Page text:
Zinc and Why it is Important
Zinc is very important to support immune function and prevent cancer as zinc is a powerful antioxidant. It also important for your heart, muscle growth and repair, as well as balanced female/male hormones, and fertility.
- Fertility and Reproductive Health: Zinc deficiency in males decreases sperm motility and increases sperm viscosity where sperm cannot move as freely as it should. Zinc deficiency also decreases testosterone levels in men. With zinc supplementation, the fertility of men and the quality of sperm significantly increased in this meta-analysis of the most recent studies: “…the results revealed that zinc supplementation could significantly increase the sperm volume, sperm motility and percentage of normal sperm morphology of infertile men.”
- Blood Sugar Regulation: Zinc is needed to maintain normal blood sugar and helps to balance insulin. Zinc is important for the synthesis, storage, and secretion of insulin. Zinc also preserves the shape and form of insulin and prevents its’ destruction. The deficiency of zinc may promote the development or exacerbation of Type 2 Diabetes Mellitus.
- Eye Sight: Zinc promotes healthy eyesight! Apparently, zinc promotes the conversion of Vitamin A into its’ active form and promotes the formation of melanin in the retina of the eyes. Moreover, the concentration of zinc in the retina is very high and the supplementation with zinc may improve the symptoms of age-related macular degeneration.
- Healthy Immune Function: Zinc promotes healthy immune response and is present in a number of different types of zinc supplements, such as Cold Eeze lozenges, Zycam tablets, Umka immune boosting syrups. These are my go-to when I feel symptoms of cold starting to bother me. Interestingly enough, WebMD states here that zinc deficiency in the U.S. is rare as we are a developed first-world country. Nevertheless, I see a frank zinc deficiency in at least every 3rd patient during the physical exam and in every 2nd patient during the blood lab exam of the zinc and copper levels, as well as their ratio.
- Anxiety and Panic Disorders, as well as Post-Partum Depression. It is important to check blood for adequate levels of zinc in serum, as well as zinc/copper ratio in cases of mood disorders. Zinc deficiency is common in women with post-partum depression as the levels of copper and estrogen are increased during pregnancy, but the level of estrogen drops significantly after the birth, while the copper may still be hanging around causing symptoms of anxiety and depression. Birth control pills are another reason that copper can be accumulated in the body, while zinc is getting lower and lower as it is displaced by copper.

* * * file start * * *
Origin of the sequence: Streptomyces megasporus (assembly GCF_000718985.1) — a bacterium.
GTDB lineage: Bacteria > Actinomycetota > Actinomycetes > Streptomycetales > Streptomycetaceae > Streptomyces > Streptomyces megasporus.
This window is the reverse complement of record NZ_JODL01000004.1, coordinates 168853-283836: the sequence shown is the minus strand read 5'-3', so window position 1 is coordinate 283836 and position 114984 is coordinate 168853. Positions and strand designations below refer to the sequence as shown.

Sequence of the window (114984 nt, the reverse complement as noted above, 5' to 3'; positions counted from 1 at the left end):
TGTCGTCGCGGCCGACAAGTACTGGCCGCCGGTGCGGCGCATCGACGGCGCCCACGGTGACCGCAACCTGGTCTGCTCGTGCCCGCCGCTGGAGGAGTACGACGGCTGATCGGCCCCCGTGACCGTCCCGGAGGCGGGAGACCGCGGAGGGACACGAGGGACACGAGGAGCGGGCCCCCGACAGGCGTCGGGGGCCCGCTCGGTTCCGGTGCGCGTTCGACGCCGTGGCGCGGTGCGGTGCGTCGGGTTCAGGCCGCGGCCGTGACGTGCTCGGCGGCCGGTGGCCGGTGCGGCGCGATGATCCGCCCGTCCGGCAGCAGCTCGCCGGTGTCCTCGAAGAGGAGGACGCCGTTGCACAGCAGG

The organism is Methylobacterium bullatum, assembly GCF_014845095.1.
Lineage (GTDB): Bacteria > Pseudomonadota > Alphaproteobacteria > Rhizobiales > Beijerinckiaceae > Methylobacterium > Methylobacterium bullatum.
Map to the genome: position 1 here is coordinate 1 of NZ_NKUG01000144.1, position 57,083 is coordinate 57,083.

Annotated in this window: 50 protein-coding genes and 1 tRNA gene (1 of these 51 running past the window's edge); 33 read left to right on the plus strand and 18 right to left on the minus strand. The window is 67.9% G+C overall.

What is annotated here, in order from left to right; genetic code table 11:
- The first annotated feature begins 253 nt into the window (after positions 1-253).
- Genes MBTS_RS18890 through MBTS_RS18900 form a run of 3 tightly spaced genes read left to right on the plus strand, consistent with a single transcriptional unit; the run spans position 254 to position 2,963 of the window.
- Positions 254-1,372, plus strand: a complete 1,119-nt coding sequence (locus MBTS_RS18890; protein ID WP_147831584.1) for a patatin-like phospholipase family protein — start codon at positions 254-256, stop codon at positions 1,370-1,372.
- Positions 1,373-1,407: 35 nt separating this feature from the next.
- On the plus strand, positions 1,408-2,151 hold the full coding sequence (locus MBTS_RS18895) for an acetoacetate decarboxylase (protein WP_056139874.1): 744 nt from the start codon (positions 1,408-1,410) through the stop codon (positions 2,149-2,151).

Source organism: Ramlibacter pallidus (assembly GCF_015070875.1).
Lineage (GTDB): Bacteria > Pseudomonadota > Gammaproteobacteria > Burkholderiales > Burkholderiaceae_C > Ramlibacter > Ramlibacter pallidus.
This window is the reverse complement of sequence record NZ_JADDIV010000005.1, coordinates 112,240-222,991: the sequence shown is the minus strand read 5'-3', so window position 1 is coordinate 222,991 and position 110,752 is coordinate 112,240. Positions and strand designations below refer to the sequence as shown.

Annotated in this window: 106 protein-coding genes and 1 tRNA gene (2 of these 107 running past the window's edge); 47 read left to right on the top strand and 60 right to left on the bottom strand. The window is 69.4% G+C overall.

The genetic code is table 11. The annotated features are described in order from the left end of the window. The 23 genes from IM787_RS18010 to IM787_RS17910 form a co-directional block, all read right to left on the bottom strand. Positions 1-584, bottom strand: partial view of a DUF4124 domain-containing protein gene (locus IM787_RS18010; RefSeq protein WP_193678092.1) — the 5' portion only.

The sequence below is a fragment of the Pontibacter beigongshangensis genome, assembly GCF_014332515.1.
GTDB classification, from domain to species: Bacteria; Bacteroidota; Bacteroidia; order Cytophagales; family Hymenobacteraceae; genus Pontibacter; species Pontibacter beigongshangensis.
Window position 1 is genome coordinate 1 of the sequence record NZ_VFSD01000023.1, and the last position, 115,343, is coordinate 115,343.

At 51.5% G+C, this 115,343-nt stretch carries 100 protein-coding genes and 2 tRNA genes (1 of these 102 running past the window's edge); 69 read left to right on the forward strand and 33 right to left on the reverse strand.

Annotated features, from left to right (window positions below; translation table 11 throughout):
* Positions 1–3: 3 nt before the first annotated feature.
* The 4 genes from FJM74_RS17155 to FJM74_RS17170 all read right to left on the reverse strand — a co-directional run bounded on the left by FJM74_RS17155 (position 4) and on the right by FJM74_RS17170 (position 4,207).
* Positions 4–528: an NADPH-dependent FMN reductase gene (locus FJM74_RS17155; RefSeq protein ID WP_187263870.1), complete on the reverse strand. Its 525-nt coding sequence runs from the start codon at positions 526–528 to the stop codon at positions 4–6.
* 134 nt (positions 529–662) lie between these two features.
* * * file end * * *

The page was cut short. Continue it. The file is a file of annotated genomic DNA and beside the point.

These are just a few benefits of having zinc levels checked during the physical and lab exams. Ask your doctor to check your levels if you have any of the above-mentioned symptoms, or just not sure what is going on with your levels of energy and your immune system.
Signs of Zinc Deficiency
Please, look at your fingernails and toenails. Sometimes, you can omit to go to the doctor if you can diagnose yourself based on the physical symptoms. As I explain in the video below, the white spots on your fingernails signify zinc deficiency. Fancy Latin medical name for the white spots is Leukonychia.
Other signs of Zinc Deficiency:
- Weak immune system, frequent colds, and hand warts
- Loss of taste or smell
- Hair loss
- Loss of appetite
- Inability to focus or concentrate
- Growth retardation or delayed sexual maturation in children
- Delayed wound healing
- Poor night vision
- Digestive problems
- Nutrient malabsorption
- Skin rash
Foods Rich in Zinc
I always encourage everyone to obtain deficient minerals and vitamins from food sources. The richest source of zinc, as well as iron, is oysters. It is my go-to recommendations for people who present with zinc deficiency on the physical examination. I am not a fan of raw oysters, especially as they are a known source of Hepatitis A virus. I prefer eating cooked and smoked oysters, such as the ones you can find at Trader Joe’s in the canned isle. Look for BPA-free cans too to limit your exposure to BPAs.
Other sources of zinc are beef, lamb, liver, pumpkin seeds, pork, dark chocolate, lobster, dark chicken meat, and beans. Include these foods into your daily diet and optimize your digestion by addressing possible high intestinal permeability (aka “leaky gut”), gut dysbiosis, SIBO (Small Intestinal Bacterial Overgrowth), and SIFO (Small Intestinal Fungal Overgrowth) to improve the absorption of zinc in your small intestine.
Ask your medical provider, if you may benefit from zinc supplementation and what are the best (highly absorbed) forms of supplemental zinc.
Should you need more help with getting to the underlying cause of your fatigue, insomnia, thyroid and hormonal problems, schedule a consultation with Zhanna Tarjeft, FNP Here.